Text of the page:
November 28, 2017

Welcome to JCRC-NY’s guidance for the two security grant programs available to certain nonprofits in New York.

Getting started

Some steps are required by both programs:

  • Don’t be confused! You will need to use two online portals to complete the grants process:
    • Prequalification. New York State will not accept applications for grants unless the applicant is prequalified, i.e., applicants must upload basic organizational documents and answer questions about their nonprofit’s capacity and integrity. This portal is known as the “Grants Gateway.”
      • New applicants. See JCRC-NY’s additional information about how to get started and special instructions for religious corporations at:
      • Previously prequalified. If your nonprofit was previously prequalified, you will still have to update certain documents if your document vault “expires” (i.e, certain information goes out of date). Check out your Document Vault for more information.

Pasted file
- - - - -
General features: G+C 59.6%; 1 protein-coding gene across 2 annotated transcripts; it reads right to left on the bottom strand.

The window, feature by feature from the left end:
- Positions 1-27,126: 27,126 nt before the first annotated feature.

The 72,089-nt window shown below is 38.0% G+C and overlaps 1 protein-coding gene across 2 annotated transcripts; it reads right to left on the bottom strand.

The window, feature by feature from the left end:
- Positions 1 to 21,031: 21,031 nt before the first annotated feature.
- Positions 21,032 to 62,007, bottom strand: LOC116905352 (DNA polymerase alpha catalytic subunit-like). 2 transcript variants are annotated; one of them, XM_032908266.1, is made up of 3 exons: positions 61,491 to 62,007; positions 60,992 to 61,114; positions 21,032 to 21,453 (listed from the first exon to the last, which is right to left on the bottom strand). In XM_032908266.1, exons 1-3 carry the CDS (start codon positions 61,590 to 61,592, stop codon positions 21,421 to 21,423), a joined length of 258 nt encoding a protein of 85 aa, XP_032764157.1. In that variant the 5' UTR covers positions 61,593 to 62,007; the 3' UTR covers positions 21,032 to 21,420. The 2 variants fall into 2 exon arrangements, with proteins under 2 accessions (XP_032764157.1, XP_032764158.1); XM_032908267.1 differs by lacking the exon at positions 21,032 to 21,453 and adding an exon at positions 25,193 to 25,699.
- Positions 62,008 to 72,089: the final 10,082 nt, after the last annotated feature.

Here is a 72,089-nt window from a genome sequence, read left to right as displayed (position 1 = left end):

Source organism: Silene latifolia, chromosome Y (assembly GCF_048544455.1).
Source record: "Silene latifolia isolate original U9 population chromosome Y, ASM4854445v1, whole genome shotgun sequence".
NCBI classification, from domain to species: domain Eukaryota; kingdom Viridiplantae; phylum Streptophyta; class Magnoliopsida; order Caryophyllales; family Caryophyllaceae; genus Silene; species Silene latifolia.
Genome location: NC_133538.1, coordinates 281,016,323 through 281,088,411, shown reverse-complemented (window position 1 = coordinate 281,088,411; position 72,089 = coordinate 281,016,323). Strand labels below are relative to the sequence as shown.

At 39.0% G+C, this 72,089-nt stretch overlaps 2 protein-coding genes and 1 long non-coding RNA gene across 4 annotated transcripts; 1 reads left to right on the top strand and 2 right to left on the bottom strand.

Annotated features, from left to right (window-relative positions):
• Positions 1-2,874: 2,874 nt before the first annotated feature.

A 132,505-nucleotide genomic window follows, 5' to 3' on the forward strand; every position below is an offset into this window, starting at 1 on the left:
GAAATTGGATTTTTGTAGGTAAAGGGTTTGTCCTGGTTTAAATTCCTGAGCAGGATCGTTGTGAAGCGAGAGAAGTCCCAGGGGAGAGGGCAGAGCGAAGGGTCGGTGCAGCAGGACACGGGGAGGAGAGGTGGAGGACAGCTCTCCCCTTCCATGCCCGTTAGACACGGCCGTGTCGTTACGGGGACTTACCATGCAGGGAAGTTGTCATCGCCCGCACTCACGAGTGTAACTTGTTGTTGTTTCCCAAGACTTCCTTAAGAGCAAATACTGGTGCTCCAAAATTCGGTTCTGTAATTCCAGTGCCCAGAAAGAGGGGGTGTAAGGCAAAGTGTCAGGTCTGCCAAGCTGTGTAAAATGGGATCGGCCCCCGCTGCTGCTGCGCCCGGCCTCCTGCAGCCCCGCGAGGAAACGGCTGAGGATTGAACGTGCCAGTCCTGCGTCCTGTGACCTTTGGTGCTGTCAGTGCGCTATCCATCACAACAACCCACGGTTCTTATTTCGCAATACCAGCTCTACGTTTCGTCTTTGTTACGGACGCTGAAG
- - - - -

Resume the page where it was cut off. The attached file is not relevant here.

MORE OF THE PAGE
• E-Grants. New York State applicants to both programs must submit all of their application package through the E-grants system. Download the E-Grants Registration and follow the instructions to obtain an account and password. The E-Grants Tutorial shows you how to get through the process.
  • Risk/vulnerability assessment. The federal grant requires organizations to submit an assessment and the state grant asks for much of the same information. Learn more about the options to get a risk assessment or to conduct one yourself here.
  • Subscribe. Click here to add your name to the JCRC-NY Security and Emergency Preparedness Alert list, which will notify you about additional details when they become available.

Some of these steps take time so we strongly recommend that you get started with these as soon as possible. Here are some specifics for each of the programs:

Nonprofit Security Grant Program Securing Communities Against Hate Crimes Program
We hope that there will be a new round of federal grants in Spring, 2018, but there is no guarantee. A coalition, led by JFNA and including JCRC-NY and UJA-Federation of NY is working on the allocation for the 2018 Nonprofit Security Grant Program.

The 2017 grant submissions were due June 12th and applicants had a little more than a week to complete their

Click here to view our 2017 guidance.

We send out information on grant availability to all those on our mailing list. If you are not already getting email from us subscribe here.

In the past, the grants offered eligible nonprofits up to $75,000 for security hardware upgrades.